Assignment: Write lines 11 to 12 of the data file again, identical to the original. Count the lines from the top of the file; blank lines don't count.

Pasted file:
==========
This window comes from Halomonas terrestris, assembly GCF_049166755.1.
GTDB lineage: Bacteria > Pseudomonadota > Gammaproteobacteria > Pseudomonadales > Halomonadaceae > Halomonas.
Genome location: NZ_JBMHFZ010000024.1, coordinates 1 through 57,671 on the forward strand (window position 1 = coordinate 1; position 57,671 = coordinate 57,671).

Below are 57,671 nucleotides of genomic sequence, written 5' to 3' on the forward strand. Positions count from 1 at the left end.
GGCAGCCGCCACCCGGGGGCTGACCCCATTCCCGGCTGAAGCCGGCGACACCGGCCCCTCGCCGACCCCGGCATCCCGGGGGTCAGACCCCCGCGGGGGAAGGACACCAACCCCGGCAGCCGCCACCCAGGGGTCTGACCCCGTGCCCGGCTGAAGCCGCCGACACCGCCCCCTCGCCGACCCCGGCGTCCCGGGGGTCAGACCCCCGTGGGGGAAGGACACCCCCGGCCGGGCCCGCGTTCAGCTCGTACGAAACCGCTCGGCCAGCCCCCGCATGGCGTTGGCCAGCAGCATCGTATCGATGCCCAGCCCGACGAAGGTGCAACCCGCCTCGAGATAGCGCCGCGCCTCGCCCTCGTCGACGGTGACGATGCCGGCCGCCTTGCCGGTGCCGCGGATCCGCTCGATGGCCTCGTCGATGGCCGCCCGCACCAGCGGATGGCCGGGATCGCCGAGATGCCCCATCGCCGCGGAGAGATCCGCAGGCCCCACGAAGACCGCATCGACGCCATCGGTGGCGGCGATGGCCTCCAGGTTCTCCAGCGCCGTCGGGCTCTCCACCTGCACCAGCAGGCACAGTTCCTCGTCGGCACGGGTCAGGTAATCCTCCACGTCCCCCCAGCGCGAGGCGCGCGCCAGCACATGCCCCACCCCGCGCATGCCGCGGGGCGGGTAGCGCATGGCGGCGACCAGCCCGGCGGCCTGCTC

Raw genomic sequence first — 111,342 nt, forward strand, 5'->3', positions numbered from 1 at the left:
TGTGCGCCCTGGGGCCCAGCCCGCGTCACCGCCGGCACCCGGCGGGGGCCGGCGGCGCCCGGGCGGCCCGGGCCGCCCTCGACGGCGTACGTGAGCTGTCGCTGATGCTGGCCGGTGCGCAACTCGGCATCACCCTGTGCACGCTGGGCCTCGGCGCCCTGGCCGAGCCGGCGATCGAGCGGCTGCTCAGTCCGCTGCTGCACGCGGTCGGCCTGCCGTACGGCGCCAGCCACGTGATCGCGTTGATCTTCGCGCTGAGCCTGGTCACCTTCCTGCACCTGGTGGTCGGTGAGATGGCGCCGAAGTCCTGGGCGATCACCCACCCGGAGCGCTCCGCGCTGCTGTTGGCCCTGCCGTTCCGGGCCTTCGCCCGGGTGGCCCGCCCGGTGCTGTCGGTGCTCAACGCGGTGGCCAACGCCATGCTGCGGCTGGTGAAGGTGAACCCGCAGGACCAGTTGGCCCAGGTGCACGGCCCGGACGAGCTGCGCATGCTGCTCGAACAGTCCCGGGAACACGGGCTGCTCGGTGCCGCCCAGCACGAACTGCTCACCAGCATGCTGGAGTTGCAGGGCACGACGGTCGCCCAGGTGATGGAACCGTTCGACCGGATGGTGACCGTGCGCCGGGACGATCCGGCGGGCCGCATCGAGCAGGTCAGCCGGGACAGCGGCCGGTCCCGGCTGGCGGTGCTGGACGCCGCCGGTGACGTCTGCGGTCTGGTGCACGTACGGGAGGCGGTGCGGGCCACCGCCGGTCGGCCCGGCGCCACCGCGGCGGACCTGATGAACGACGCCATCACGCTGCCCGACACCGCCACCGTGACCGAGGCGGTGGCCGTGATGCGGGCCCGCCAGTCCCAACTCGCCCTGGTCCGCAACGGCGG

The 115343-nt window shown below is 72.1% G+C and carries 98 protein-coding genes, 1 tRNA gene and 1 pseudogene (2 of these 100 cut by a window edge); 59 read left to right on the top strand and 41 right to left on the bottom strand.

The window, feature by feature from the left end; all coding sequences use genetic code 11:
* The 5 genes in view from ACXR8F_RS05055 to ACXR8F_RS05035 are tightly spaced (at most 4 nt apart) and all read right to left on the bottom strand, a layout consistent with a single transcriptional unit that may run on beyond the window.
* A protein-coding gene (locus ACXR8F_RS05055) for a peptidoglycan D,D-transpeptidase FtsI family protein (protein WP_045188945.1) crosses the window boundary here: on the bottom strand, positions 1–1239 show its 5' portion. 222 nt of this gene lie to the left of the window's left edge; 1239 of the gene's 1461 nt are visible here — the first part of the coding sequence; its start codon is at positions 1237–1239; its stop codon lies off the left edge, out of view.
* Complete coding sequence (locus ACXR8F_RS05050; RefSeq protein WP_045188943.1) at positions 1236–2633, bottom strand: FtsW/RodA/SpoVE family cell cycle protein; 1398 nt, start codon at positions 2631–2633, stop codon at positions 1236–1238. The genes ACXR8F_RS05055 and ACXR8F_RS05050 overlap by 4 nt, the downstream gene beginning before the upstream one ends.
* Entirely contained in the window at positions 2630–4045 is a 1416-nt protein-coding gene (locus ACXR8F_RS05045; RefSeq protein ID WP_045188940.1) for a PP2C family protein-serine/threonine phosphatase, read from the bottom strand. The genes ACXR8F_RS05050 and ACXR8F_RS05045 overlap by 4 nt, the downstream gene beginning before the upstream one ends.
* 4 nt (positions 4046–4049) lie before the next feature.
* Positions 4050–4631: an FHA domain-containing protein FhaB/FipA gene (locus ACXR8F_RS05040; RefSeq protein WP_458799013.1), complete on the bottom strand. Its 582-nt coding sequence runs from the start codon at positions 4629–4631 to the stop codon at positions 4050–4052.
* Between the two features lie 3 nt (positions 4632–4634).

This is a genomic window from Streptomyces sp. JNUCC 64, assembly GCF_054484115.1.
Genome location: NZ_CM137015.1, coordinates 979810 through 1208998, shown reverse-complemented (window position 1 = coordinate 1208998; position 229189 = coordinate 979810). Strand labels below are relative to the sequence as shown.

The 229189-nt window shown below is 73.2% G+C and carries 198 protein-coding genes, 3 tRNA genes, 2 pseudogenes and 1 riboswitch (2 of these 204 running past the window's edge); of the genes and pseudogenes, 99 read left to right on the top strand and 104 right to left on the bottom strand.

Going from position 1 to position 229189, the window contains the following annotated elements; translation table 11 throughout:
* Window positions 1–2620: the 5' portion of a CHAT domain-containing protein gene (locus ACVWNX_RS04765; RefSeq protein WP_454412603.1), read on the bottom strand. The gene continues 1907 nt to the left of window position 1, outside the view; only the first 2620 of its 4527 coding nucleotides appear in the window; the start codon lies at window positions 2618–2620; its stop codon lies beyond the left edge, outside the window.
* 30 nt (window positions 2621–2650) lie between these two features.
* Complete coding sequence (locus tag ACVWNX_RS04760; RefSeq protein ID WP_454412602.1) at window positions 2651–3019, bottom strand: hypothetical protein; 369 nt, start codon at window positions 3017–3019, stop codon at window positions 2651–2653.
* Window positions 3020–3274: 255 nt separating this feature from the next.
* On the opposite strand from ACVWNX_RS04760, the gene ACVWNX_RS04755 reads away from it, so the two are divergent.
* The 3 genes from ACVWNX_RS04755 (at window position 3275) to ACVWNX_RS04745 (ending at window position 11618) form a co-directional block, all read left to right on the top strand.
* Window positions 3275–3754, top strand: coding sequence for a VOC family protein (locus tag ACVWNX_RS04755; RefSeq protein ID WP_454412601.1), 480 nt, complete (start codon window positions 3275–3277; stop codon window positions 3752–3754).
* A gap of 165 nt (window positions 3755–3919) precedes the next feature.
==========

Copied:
* A protein-coding gene (locus ACXR8F_RS05055) for a peptidoglycan D,D-transpeptidase FtsI family protein (protein WP_045188945.1) crosses the window boundary here: on the bottom strand, positions 1–1239 show its 5' portion. 222 nt of this gene lie to the left of the window's left edge; 1239 of the gene's 1461 nt are visible here — the first part of the coding sequence; its start codon is at positions 1237–1239; its stop codon lies off the left edge, out of view.
* Complete coding sequence (locus ACXR8F_RS05050; RefSeq protein WP_045188943.1) at positions 1236–2633, bottom strand: FtsW/RodA/SpoVE family cell cycle protein; 1398 nt, start codon at positions 2631–2633, stop codon at positions 1236–1238. The genes ACXR8F_RS05055 and ACXR8F_RS05050 overlap by 4 nt, the downstream gene beginning before the upstream one ends.